Officials and experts are concerned that a decrease in the population of children and an increase in the elderly population could affect economic productivity in the long term.
“The demographic shift has significant implications for Nepal’s social, economic, and healthcare systems. The rise in the aging population will place a burden on healthcare facilities, and also shrinking workforce will affect economic growth,” said Regmi adding that the policymakers need to address this issue by implementing policies that promote higher birth rates and create job opportunities for young people.
Replacing pricy LPG a challenge
In the past decade, Nepal has witnessed a significant shift in the main source of fuel used for cooking. The usage of LPG has increased remarkably, from 21.03 percent in 2011 to 44.3 percent in 2021. This shift towards LPG is undoubtedly a positive change for the environment as it reduces the amount of greenhouse gases produced by traditional sources like firewood and charcoal.
However, the usage of electric stoves as the primary source of fuel for cooking is still quite low. In 2011, only 0.08 percent of households used electricity for cooking, which increased slightly to 0.5 percent in 2021.
“This shows that there is a significant gap that needs to be addressed in terms of promoting the usage of electric stoves. While LPG is a cleaner alternative to traditional fuels, it still produces emissions and contributes to air pollution. The government of Nepal needs to work towards promoting the usage of electric stoves, which are a cleaner and more sustainable option for cooking. By providing subsidies and incentives for the installation of electric stoves, the government can encourage households to shift towards this option,” said Regmi.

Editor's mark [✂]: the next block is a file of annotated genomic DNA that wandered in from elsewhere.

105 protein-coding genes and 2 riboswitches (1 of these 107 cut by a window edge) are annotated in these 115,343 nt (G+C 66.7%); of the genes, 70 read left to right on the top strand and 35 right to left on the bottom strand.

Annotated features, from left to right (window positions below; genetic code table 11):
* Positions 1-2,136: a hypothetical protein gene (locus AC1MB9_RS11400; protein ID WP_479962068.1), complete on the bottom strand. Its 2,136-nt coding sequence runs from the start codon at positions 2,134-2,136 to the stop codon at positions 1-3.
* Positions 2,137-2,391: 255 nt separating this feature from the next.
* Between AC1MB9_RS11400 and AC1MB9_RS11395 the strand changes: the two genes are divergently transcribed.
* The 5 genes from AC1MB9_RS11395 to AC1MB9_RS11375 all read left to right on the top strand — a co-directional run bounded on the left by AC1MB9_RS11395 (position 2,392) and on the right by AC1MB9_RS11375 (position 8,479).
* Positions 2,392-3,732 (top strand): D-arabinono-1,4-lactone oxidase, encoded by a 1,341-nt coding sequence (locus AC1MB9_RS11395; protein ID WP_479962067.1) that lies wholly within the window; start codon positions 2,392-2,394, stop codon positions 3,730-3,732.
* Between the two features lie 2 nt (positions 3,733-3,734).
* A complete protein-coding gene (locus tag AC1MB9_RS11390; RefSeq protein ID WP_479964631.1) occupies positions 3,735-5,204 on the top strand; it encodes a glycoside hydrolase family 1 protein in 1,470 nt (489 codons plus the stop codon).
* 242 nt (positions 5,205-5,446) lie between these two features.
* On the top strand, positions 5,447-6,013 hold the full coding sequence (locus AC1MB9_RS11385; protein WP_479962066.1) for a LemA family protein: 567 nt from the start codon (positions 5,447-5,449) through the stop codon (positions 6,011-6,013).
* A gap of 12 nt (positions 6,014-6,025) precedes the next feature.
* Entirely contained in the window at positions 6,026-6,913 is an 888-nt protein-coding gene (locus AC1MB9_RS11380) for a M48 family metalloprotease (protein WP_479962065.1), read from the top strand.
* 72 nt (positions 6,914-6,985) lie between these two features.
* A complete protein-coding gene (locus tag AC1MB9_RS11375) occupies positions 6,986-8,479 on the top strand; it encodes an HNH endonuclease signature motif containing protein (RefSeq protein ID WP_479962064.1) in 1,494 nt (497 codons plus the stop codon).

According to Prof. Adhikari, as Nepal is becoming self-sufficient in electricity generation, the government must focus on promoting the usage of electricity over LPG gas for cooking purposes. “By doing so, Nepal can save a significant amount of foreign currency, which would otherwise be spent on importing LPG. Nepal has plans to increase its per capita electricity consumption and promoting the usage of electric stoves is one of the ways to achieve this goal.” According to him, the government can provide incentives and subsidies to households to encourage them to switch to electric stoves, which are not only environmentally friendly but also cost-effective in the long run.
More than half of Nepalis engaged in agriculture
More than half of the economically active population in Nepal is engaged in the agriculture sector. According to the National Census 2021, 50.1 percent of the total population engaged in any economic activity are skilled workers in agriculture, forestry, and fishery.
The majority of economically active individuals in Nepal, accounting for 57.3 percent, are engaged in the agriculture industry. This indicates that agriculture is the most significant industry in terms of employment in Nepal. The other top industries that employ Nepali workers are wholesale and retail trade, repair of motor vehicles and motorcycles, construction, other service activities, and manufacturing, but their contribution is considerably less than that of agriculture.